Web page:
Eight Little Things
After Louis's third week of work as a systems analyst, he'd started wondering about what kind of personal hell he'd walked into. He hadn't wanted to work at a desk... no one wanted to work at a desk. Mere minutes after these thoughts, he began quickly devising the easiest way to end the misery- a noose made of paper clips stolen from the stationary department seemed like a good idea at the time... but then he'd hit a better plan.
It would take Louis five years to work up the courage to do this- and the guts to shoot his boss when the man came bounding at him, claws outstretched.
He'd never settled down, something he'd always promised himself that he'd get around to at some point. Meet a nice girl, move to a quieter area, raise a family. There'd been opportunities, of course, but things usually ended the same way. His career was progressing. Life happened.
If he'd known how things would have wound up, he'd probably have done the same thing. Because, in a strange way, he was grateful. There were no corpses to mourn over, no quaint little house to flee as it burned to the ground.
There was just Louis, Louis's rifle, and Louis's flicker of hope that maybe once all of this calmed down, he could still get around to it.
He was the first one to run into Zoey.
He was alone, too. His previous group (a small party of people from his office- a terrified secretary, a determined personnel manager and a temp in denial) were long gone. They thought they could wait an attack out. They were wrong.
She had been scrounging for ammo in a small corner store, and she was more distraught than he'd ever seen her since. Her red jacket was still relatively clean. 'Miss- excuse me, miss. Are you okay? Is there anyone with you?'
She'd given a bitter half-laugh, the moonlight glinting off the tears that sprung to her eyes but didn't fall. 'Okay? Okay? We're in a freaking zombie movie, man! And unless I find some bullets fast, the chick is gonna die first as usual.'
He'd given her some ammo, and she'd calmed down quickly and given him the sort of grin he'd always imagined a kid would give her big brother when he replaced a fallen ice cream scoop.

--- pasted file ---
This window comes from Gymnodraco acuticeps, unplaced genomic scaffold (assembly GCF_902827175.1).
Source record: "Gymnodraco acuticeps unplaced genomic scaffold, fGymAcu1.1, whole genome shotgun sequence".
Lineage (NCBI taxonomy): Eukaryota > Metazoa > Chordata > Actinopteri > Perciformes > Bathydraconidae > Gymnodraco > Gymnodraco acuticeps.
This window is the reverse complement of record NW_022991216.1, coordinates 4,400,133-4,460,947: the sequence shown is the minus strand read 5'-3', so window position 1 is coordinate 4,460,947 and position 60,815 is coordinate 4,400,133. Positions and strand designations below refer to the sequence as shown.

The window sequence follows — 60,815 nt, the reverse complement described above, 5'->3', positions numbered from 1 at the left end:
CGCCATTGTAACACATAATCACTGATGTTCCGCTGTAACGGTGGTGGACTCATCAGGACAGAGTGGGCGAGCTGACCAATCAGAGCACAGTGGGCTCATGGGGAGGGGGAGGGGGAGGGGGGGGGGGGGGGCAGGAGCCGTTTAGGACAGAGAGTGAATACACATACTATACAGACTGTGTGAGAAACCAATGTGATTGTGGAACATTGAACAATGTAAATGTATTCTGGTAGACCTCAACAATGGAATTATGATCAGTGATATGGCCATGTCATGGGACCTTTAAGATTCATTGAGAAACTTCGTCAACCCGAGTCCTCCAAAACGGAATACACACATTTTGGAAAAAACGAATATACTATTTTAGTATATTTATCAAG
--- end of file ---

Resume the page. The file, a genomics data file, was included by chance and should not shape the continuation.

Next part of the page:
Sometimes, Louis felt like screaming just like the others did.
He felt like giving up. He felt like telling them there was no hope, that they were good as dead, that rescue wasn't going to come, that a horde was probably right around the corner.
But he couldn't, because if the glass wasn't full for somebody, it wasn't for anybody. Zoey had seen one too many movies end with a final body drop. Francis was- well, Francis. Bill was experienced, and experience and realism walked hand in hand. So Louis smiled, and sometimes, he'd catch them smiling along with him.
And that made him smile even more, and that just tended to piss them off.
He never took off the tie. And after being asked so many times as to why, he still hadn't responded.
The truth was, he'd worn the tie on the subway that morning. He'd drank a cup of coffee at his desk wearing that tie, and started into a fresh bundle of paperwork in that same tie.
For Louis, that tie was reality, and kept him hooked firmly there.
He'd never known how much his life was worth until that old man decided it was worth saving. Bill was a tough old salt, desensitized and gruff, and he and Louis had interacted perhaps less than he had with Zoey or even Francis.
But the ex-soldier looked after his own, and Louis would never be able to repay him. It was something that would stay with him, niggling away for the rest of his life, even should it end tomorrow or some forty years from then.
Once he was properly healed, they'd buried the body. It was risky, out in the darkness with minimal visibility and shovels for protection, but it was a unanimous decision that it would be done.
None of them could say anything. Zoey had shaken her head, jaw clenched tightly so they wouldn't see how badly her lips were shaking. Francis had muttered something under his breath, expression serious before he turned away and ran a hand over his head, finished.
Louis had simply placed a pack of cigarettes into the hole, his face tense. 'Thanks, man.'
When Francis mentioned something about a 'hillbilly with the hots for Zoey', Louis had laughed and promptly joined in the teasing.
When Zoey shot back about Francis's transparent attempts to woo a pretty woman traveling with the other group, he'd laughed even harder.
He'd lived in Fairfield his entire life and was born, as he correctly remembered having been told, two months premature in Mercy Hospital on a warm morning in June. His mother often complained about the long, torturous labor, but never failed to send him a minute smirk to show him it had been worth every second.
Now, Louis loved his mom, but he had to reason that the hell he experienced in those wards outdid hers with relative ease.
Still, just like she'd always told him. He had to smile when things looked like they were going to shit.
Which even he had to admit... they most certainly were.
A/N: This has been milling about in the backwaters of my laptop's storage for a while now... thought it couldn't be any harm to stick it up here. Hope you guys liked it! I don't think Louis really gets as much love as he deserves. Anyway- I might continue this with other characters if I feel like it. I've got the starting points of a few other survivor's eight little facts written too. As for now, let's call it a oneshot. :)
Thanks for reading! :D